The Ivey Business School at Western University yesterday officially opened its Richard Ivey Building, which the school says reflects its vibrant future. The 274,000-square-foot facility will reunite Ivey’s HBA, MBA, MSc and PhD programs, promoting a culture of collaboration, enabling the development of cutting-edge academic research and furthering the development of Canada’s future business leaders. The $110-million facility received $25 million in funding provided by the Canadian government’s Knowledge Infrastructure Program and $25 million through the Ontario Government’s 2009 Budget. Western provided $22.5 million, and $37.5 million came through private-sector support. Ivey News Release

OCAD provides free access to e-portfolio platform

OCAD University this week announced that it will provide free student access to e-portfolio-making platform “4ormat.” 4ormat’s features include simple drag-and-drop portfolio customization, dynamic theme templates, and integrated tablet/mobile capabilities. OCAD plans to integrate 4ormat directly into its curriculum in the coming months. Students will have free access to the platform for 6 months following graduation. 4ormat’s CEO, Lukas Dryja, is a graduate of OCAD’s Graphic Design program. OCAD News Release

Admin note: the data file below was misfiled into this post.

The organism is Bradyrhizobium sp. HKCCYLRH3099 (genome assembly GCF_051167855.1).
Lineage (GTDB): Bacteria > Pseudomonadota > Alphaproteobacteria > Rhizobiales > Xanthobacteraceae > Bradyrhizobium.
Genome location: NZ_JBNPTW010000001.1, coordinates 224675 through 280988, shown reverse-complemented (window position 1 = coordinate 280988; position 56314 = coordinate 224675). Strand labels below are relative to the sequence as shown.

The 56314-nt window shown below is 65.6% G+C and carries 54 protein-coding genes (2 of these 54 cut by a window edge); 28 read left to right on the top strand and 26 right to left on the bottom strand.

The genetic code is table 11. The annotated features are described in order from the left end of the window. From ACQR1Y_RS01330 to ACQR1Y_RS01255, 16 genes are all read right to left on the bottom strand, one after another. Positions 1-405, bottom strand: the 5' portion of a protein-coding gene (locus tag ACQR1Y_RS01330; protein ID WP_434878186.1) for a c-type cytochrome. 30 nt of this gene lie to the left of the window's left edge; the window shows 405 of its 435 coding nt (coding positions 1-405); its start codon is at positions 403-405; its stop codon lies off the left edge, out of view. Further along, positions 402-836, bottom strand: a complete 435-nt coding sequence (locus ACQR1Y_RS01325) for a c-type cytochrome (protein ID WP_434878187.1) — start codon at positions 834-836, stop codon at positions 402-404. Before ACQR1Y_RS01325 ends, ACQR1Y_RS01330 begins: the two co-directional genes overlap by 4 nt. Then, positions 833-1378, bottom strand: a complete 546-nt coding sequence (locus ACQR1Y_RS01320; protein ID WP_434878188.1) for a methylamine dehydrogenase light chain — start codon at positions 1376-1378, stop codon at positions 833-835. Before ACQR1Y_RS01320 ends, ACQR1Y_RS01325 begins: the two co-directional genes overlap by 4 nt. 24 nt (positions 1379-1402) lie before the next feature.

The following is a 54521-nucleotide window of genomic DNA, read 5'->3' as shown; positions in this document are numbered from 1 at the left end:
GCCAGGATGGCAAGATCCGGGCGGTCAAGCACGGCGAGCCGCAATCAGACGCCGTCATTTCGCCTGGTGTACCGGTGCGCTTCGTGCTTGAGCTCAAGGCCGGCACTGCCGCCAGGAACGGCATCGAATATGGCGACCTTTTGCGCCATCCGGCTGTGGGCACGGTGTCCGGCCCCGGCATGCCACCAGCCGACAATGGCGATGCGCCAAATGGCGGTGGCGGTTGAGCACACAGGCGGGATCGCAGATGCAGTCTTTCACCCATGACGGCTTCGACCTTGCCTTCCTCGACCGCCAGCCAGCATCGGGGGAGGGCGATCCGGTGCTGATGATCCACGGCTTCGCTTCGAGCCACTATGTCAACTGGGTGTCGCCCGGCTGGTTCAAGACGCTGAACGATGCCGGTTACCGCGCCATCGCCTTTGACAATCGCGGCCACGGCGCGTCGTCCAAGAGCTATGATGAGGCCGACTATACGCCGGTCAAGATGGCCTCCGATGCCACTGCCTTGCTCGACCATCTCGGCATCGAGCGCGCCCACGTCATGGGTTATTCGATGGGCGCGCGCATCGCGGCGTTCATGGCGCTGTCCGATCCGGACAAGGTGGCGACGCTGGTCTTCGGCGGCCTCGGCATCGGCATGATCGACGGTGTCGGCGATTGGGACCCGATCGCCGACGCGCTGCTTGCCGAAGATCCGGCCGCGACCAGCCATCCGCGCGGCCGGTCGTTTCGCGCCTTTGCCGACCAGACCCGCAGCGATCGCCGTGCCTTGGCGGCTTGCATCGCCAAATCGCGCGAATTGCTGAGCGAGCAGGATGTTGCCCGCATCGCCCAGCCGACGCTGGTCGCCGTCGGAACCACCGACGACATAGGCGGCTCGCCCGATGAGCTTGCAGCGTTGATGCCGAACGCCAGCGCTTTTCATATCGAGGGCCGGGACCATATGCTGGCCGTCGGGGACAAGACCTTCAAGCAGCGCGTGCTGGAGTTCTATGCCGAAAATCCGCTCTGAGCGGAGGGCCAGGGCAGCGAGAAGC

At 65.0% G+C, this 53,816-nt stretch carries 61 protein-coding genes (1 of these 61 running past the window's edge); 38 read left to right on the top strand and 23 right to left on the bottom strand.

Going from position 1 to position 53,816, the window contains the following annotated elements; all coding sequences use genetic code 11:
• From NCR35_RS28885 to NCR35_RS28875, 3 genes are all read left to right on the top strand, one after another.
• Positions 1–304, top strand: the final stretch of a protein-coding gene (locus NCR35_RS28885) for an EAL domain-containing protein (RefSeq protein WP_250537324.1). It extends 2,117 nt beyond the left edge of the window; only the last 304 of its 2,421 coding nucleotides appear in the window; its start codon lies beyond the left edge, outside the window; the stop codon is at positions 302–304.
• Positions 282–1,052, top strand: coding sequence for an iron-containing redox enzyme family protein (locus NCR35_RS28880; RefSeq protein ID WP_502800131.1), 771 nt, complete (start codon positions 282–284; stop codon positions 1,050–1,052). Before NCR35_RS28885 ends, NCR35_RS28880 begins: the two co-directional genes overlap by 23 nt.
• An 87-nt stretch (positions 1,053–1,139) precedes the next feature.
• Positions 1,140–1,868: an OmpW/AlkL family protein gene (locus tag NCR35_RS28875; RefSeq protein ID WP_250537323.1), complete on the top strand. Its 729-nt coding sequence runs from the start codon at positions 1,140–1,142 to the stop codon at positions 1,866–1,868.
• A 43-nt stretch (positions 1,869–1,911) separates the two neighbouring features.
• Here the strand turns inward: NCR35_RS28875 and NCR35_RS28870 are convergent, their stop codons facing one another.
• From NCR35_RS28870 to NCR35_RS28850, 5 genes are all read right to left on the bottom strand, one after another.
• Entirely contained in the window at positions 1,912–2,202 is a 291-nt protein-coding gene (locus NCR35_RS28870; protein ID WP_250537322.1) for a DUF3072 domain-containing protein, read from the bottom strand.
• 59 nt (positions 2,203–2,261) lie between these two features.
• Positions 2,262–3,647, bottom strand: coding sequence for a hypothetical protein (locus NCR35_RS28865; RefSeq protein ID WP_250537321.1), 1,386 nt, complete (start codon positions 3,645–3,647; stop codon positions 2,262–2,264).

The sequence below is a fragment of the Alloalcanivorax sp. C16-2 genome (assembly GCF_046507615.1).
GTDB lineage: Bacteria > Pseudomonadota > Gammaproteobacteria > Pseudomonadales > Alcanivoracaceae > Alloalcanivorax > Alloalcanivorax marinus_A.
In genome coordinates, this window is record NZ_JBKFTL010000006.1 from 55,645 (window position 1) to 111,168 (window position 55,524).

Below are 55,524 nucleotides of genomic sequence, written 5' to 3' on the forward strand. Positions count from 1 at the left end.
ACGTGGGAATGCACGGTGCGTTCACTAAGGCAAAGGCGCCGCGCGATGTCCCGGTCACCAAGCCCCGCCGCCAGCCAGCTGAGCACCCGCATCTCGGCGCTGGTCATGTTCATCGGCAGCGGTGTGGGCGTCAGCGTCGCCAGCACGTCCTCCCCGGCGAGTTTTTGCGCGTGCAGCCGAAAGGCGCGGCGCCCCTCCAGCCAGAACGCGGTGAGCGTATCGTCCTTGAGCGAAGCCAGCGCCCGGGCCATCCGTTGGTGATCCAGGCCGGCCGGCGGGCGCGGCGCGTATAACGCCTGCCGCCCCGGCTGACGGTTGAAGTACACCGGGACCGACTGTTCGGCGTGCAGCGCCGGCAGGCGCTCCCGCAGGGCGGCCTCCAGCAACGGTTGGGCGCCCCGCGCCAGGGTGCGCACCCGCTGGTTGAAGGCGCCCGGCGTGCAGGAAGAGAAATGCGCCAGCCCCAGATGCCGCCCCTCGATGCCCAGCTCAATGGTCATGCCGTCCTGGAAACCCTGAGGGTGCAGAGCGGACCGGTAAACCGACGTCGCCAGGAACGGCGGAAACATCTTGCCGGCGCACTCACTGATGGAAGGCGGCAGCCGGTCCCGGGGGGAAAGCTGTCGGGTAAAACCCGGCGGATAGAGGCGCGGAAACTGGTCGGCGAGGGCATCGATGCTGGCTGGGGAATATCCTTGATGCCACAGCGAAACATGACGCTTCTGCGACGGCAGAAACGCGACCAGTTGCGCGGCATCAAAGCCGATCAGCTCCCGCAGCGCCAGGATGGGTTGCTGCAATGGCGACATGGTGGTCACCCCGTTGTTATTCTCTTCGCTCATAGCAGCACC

StudentsNS supports Liberal promise to eliminate provincial loan interest

Students Nova Scotia has supported an election promise by Liberal Party leader Stephen McNeil to eliminate the interest on provincial student loans. McNeil’s October 8 election platform policy would extend to university and college students currently studying and to any others with loans dating back as far as 2008. StudentsNS estimate that the measure would reduce the debt costs for over 32,000 Nova Scotians, including approximately 13,000 current students, and would cost $2.5 million in the first year. StudentsNS News Release | Chronicle Herald

OUSA calls for reforms for unpaid interns, youth unemployment